Ontario’s green energy plans have been modelled on the success of Germany’s national program to switch to renewable, non-carbon energy sources. The Feed-in Tariff Program, Green Energy Act legislation and decommissioning of coal generating stations are all part of the provincial government’s push to emulate similar German initiatives.
Ontario’s green energy plans have been modelled on the success of Germany’s national program to switch to renewable, non-carbon energy sources. The Feed-in Tariff Program, Green Energy Act legislation and decommissioning of coal generating stations are all part of the provincial government’s push to emulate similar German initiatives. On October 10, 2013, energy professionals attended a breakfast seminar organised by the Canadian-German Chamber of Industry and Commerce. The seminar, held at Toronto’s MaRS Discovery District, explored Germany’s efforts to decarbonize its energy sector compared to Ontario’s approach to clean sustainable energy. The German government has been endeavouring to export its renewable energy innovations to other markets in Europe and North America; for example the Transatlantic Climate Bridge program supports platforms and partnerships that help Americans and Germans exchange best practices and develop joint solutions.
While Ontario continues deliberations for its Long-Term Energy Plan, the German government created its own long-term plan several years ago, titled Energy Concept 2050. This ambitious plan calls for a reduction in GHG emissions of 40 per cent by 2020 and 95 per cent by 2050 (compared to the 1990 baseline). In large part this will be driven by an acceleration of renewable energy use; by 2020 renewables are to have a share of at least 35 per cent in gross electricity consumption and 80 per cent by 2050. This plan is popular amongst German citizens and there is no political opposition. German solar output is rapidly increasing and in July 2013 a new world record was set when 5.1 terawatt-hours were generated (the US generated a lacklustre 0.764 TWh in May 2013).
When German Consul General Walter Stechel spoke to the crowd, he noted the strategy for effective smart grids: the grid itself (interconnections, generation), management of the grid (via demand response and forecasting), and energy storage (water pumps, batteries and CH4 gas plants). Germany’s plans for a smart electricity grid combine the push for de-carbonization and transition to renewable sources with three other key objectives. These are increased efficiency and energy conservation, a reduction of energy required for heating (by use of heat pumps) and transportation (electric/methane vehicles).
To better predict market conditions for renewable generation Germany has significantly improved its weather and power forecasting abilities. Likewise the Independent Electricity System Operator (IESO) in Ontario has improved wind forecasting. 24-hour forecasts now have a 93% accuracy rate and in September the IESO launched a new wind and solar dispatching system. As part of its visibility strategy a new interactive mapping tool allows Ontarians to see the current wind output and the supply forecast for the next 48 hours.
Energy storage has typically relied upon either batteries (electric vehicles as well) or water pumping. An interesting aspect of the German plans uses surplus renewable energy to create methane in a process being pioneered as power-to-gas. Earlier this year German automaker Audi opened a 6MW plant which combines CO2 and H2 through electrolysis to produce methane. In a media release an Audi spokesperson commented, “The power-to-gas facility… can become a beacon project for the entire energy revolution, far beyond the boundaries of our company.” Carbon-neutral methane energy storage can be used to fuel gas plants when demand is high, replacing natural gas. These kinds of innovative energy storage solutions are required in a volatile renewables-driven supply mix, and can also be applied to transportation, as Audi has anticipated.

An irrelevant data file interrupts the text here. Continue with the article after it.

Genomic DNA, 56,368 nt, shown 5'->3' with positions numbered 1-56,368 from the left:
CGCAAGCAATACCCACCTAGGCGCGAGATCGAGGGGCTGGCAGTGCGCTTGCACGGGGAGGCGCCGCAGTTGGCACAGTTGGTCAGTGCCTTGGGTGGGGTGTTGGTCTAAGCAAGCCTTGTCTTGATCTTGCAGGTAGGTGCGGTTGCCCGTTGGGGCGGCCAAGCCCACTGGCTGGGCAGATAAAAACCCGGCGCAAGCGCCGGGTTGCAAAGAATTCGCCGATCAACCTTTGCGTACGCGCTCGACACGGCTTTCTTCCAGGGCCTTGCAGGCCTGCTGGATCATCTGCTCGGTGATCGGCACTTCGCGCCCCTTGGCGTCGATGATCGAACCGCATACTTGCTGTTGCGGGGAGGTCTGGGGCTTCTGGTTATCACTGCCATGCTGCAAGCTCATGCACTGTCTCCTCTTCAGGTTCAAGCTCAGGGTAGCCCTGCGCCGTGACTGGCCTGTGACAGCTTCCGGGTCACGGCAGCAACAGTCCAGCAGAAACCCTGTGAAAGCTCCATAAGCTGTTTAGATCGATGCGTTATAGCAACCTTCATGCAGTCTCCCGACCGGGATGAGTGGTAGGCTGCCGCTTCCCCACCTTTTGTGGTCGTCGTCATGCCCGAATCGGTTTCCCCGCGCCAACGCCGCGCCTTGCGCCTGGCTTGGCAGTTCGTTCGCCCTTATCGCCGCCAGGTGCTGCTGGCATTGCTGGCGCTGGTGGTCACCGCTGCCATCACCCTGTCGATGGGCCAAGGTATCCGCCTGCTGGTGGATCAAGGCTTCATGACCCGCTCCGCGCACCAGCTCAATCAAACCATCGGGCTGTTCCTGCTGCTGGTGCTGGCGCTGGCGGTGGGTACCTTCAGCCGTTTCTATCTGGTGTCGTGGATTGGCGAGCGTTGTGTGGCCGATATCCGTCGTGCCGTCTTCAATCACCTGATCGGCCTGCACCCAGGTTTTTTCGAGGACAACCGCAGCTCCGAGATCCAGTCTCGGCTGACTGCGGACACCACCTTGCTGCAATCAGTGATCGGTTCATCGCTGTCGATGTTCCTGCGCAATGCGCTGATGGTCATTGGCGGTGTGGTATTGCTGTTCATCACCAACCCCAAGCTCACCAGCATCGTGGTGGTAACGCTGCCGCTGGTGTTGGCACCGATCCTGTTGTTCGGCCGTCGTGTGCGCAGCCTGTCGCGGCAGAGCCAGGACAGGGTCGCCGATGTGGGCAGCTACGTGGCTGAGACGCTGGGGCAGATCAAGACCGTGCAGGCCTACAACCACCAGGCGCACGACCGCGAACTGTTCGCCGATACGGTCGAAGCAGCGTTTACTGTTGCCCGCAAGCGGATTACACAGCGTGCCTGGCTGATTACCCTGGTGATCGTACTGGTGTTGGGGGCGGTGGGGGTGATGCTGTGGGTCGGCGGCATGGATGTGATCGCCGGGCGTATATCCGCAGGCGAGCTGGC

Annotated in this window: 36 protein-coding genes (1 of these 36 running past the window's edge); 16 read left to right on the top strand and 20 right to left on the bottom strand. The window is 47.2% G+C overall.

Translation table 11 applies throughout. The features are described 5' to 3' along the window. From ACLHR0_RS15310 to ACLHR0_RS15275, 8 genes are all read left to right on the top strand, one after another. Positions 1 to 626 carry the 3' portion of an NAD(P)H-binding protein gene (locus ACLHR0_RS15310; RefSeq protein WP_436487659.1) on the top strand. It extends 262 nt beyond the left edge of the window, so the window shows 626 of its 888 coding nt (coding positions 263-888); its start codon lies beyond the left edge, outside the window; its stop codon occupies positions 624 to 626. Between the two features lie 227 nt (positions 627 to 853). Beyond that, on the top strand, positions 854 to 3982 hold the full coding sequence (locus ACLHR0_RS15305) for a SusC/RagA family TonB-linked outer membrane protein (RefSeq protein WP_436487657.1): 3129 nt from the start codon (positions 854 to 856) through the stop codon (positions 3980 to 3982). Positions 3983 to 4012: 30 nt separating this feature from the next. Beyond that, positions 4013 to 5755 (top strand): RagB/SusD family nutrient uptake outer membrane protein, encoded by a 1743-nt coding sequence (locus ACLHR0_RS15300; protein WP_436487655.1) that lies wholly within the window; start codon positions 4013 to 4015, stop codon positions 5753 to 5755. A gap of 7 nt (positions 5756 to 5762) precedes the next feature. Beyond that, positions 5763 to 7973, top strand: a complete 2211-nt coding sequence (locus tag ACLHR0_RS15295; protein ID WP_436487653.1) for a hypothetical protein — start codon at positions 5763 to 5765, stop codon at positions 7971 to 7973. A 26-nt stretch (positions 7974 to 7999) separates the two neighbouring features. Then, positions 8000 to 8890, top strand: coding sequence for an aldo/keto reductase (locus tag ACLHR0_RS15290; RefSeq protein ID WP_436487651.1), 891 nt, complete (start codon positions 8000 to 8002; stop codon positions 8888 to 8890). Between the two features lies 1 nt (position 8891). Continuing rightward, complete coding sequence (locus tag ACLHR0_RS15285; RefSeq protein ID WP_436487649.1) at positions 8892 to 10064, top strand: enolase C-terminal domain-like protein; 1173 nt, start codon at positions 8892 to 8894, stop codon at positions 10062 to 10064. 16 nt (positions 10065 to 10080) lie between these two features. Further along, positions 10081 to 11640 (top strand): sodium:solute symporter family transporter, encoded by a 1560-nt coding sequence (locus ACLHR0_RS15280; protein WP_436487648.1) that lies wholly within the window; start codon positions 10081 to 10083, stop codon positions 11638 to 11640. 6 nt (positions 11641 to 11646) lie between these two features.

Coincidentally, as the seminar was wrapping up the Ontario government publicly announced that it was cancelling plans for new nuclear reactors at the Darlington generating station. This move comes as the Province released results from an online survey for the Long-Term Energy Plan. Although the sample size was very small (only 7,000 respondents) the results offer a glimpse of voters’ opinions on the energy supply mix. When asked about the future supply mix a majority of people wanted further cuts to GHG emissions, but paradoxically answered strongly to wanting low-cost energy sources and a considerable percentage questioned whether “green energy is our best option.” While Germans are strongly in favour of renewables, there is still considerable work ahead for the government here to convince Ontarians that this is the best path forward. Conservative and anti-wind movements have gained popularity in some regions, hampering the transition to a low-carbon smart grid.
Germany has seen its renewable energy program flourish. Many participants at the breakfast seminar noted that the main difference between Germany and Ontario is in their approach: Germany is more government-driven whereas Ontario has relied on the free market. It was agreed that although the approaches and philosophies may be somewhat different, both economies are going in the same direction. Seminars and discussions such as this one serve to strengthen efforts to de-carbonize the energy sector at a time when it is most urgently needed.